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2256 pages added, reviewed or updated during the last month (last updated: 20/4/2021)


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calcium channel blockers in myocardial infarction

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NICE have issued guidance as to the use of calcium channel blockers post myocardial infarction (1,2):

  • calcium channel blockers should not routinely be used to reduce cardiovascular risk after an MI
  • if beta-blockers are contraindicated or need to be discontinued, diltiazem or verapamil may be considered for secondary prevention in patients without pulmonary congestion or left ventricular systolic dysfunction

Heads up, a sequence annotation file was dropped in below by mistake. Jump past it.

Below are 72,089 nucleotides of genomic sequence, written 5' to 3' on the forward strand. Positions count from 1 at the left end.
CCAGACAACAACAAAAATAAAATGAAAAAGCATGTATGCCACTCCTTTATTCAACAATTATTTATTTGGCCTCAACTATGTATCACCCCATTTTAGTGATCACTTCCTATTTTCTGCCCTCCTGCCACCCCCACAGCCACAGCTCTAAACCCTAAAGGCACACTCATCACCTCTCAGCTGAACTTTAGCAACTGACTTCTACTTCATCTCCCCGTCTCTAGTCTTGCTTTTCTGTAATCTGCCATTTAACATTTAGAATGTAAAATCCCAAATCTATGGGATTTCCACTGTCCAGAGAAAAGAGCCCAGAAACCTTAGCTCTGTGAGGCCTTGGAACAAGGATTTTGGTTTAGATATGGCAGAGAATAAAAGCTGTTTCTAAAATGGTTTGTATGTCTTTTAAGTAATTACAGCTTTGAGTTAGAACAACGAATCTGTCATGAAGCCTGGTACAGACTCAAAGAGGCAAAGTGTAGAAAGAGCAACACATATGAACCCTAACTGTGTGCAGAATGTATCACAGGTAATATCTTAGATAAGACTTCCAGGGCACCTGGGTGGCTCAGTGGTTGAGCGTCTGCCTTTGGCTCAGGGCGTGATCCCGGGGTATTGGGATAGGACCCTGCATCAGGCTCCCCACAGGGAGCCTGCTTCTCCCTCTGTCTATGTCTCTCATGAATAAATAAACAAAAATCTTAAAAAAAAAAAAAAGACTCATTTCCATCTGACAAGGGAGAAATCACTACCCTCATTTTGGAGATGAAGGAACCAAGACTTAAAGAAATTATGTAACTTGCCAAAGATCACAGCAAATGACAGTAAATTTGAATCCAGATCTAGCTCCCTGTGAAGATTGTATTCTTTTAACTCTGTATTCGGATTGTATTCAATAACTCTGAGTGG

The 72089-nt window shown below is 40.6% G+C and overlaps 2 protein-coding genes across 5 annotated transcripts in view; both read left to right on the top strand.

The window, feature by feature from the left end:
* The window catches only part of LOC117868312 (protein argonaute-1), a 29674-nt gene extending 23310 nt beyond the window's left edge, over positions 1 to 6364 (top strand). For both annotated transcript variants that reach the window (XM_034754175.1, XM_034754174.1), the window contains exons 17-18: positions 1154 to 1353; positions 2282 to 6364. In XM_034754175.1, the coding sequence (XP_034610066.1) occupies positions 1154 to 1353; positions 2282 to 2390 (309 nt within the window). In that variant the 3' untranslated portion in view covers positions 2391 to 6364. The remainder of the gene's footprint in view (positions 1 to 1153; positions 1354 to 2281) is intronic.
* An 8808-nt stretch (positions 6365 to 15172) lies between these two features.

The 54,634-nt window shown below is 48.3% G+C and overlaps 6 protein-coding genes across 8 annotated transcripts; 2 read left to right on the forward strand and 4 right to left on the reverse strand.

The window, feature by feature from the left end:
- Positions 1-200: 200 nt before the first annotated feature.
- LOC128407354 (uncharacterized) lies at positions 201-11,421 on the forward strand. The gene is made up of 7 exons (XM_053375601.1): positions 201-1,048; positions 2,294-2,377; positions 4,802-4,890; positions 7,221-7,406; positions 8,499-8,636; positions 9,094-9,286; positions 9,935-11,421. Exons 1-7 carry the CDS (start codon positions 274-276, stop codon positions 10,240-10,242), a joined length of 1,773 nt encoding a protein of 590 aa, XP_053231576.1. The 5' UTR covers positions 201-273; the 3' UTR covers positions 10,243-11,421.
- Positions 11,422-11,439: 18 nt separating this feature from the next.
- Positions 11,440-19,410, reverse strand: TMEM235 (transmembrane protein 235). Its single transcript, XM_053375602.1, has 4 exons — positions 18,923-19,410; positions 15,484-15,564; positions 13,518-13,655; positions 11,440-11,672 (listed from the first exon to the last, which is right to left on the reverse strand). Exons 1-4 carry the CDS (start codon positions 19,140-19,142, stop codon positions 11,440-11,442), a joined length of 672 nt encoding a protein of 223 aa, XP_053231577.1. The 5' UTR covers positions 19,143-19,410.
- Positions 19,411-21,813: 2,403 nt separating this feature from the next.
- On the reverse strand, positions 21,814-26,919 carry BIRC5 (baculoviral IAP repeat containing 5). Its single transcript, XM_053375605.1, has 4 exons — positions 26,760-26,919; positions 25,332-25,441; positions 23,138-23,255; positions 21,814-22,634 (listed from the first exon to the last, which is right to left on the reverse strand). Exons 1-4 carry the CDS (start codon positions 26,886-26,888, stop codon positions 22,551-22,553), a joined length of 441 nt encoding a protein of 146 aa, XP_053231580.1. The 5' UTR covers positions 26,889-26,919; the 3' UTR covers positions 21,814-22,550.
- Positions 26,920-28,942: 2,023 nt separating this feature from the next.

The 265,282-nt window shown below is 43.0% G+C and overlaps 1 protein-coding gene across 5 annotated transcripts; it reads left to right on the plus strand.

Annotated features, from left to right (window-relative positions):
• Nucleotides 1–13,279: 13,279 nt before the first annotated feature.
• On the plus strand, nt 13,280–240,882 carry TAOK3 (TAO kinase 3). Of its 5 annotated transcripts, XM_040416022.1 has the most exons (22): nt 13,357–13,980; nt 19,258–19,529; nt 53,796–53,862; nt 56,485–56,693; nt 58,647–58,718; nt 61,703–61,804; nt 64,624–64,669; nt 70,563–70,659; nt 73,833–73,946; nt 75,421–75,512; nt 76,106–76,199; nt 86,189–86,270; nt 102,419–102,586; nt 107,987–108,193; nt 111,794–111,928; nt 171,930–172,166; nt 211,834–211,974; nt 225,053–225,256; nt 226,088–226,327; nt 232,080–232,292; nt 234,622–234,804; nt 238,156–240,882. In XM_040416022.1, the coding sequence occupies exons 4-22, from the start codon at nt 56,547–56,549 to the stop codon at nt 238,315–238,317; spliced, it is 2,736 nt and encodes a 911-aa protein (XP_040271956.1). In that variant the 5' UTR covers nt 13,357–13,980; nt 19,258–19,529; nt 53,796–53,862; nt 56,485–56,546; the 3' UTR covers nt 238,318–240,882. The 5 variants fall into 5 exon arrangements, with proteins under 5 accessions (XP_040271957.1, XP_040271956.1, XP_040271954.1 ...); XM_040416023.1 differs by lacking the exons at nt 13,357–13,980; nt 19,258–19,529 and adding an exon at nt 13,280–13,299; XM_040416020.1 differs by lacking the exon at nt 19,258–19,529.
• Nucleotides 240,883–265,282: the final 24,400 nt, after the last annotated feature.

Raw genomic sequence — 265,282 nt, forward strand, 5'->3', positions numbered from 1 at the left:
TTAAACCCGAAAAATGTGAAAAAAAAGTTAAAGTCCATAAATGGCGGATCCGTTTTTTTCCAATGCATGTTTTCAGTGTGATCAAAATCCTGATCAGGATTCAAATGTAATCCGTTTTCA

• for patients who are stable after an MI, calcium channel blockers may be used to treat hypertension and/or angina
  • for patients with heart failure, amlodipine should be used, and verapamil, diltiazem and short-acting dihydropyridine agents should be avoided

Notes:

  • therapeutic trials testing the efficacy of calcium channel blockers in the management of acute myocardial infarction include the SPRINT trial.

Reference:

  1. NICE (May 2013). Secondary prevention in primary and secondary care for patients following a myocardial infarction
  2. NICE (2020). Acute coronary syndromes.

Last edited 12/2020 and last reviewed 12/2020

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